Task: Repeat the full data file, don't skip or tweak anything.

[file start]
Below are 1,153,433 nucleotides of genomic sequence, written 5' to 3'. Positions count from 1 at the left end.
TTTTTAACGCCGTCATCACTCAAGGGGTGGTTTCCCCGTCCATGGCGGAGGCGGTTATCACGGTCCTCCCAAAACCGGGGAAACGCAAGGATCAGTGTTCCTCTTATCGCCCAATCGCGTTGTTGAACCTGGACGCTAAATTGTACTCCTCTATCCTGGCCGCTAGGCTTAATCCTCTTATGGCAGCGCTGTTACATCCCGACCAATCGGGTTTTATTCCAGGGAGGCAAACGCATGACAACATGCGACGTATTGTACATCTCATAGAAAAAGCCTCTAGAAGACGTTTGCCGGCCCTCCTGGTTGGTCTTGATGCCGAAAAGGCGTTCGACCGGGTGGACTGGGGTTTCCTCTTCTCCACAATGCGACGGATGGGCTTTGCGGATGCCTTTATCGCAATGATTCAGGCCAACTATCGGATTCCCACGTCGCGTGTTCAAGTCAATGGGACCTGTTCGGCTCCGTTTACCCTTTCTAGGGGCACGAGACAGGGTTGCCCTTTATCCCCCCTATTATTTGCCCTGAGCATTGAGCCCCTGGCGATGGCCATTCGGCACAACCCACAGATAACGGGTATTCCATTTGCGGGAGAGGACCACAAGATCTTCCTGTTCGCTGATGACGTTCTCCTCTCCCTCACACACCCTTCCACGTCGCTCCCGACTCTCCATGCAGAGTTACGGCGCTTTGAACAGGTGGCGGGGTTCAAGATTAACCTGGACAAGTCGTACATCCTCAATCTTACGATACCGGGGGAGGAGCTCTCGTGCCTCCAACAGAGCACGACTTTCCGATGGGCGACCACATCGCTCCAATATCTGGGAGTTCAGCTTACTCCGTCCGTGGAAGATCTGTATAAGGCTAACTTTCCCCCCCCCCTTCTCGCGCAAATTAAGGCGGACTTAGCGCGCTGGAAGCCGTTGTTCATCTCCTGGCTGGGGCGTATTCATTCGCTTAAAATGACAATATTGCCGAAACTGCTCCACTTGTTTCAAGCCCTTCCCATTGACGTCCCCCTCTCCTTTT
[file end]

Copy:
Below are 1,153,433 nucleotides of genomic sequence, written 5' to 3'. Positions count from 1 at the left end.
TTTTTAACGCCGTCATCACTCAAGGGGTGGTTTCCCCGTCCATGGCGGAGGCGGTTATCACGGTCCTCCCAAAACCGGGGAAACGCAAGGATCAGTGTTCCTCTTATCGCCCAATCGCGTTGTTGAACCTGGACGCTAAATTGTACTCCTCTATCCTGGCCGCTAGGCTTAATCCTCTTATGGCAGCGCTGTTACATCCCGACCAATCGGGTTTTATTCCAGGGAGGCAAACGCATGACAACATGCGACGTATTGTACATCTCATAGAAAAAGCCTCTAGAAGACGTTTGCCGGCCCTCCTGGTTGGTCTTGATGCCGAAAAGGCGTTCGACCGGGTGGACTGGGGTTTCCTCTTCTCCACAATGCGACGGATGGGCTTTGCGGATGCCTTTATCGCAATGATTCAGGCCAACTATCGGATTCCCACGTCGCGTGTTCAAGTCAATGGGACCTGTTCGGCTCCGTTTACCCTTTCTAGGGGCACGAGACAGGGTTGCCCTTTATCCCCCCTATTATTTGCCCTGAGCATTGAGCCCCTGGCGATGGCCATTCGGCACAACCCACAGATAACGGGTATTCCATTTGCGGGAGAGGACCACAAGATCTTCCTGTTCGCTGATGACGTTCTCCTCTCCCTCACACACCCTTCCACGTCGCTCCCGACTCTCCATGCAGAGTTACGGCGCTTTGAACAGGTGGCGGGGTTCAAGATTAACCTGGACAAGTCGTACATCCTCAATCTTACGATACCGGGGGAGGAGCTCTCGTGCCTCCAACAGAGCACGACTTTCCGATGGGCGACCACATCGCTCCAATATCTGGGAGTTCAGCTTACTCCGTCCGTGGAAGATCTGTATAAGGCTAACTTTCCCCCCCCCCTTCTCGCGCAAATTAAGGCGGACTTAGCGCGCTGGAAGCCGTTGTTCATCTCCTGGCTGGGGCGTATTCATTCGCTTAAAATGACAATATTGCCGAAACTGCTCCACTTGTTTCAAGCCCTTCCCATTGACGTCCCCCTCTCCTTTT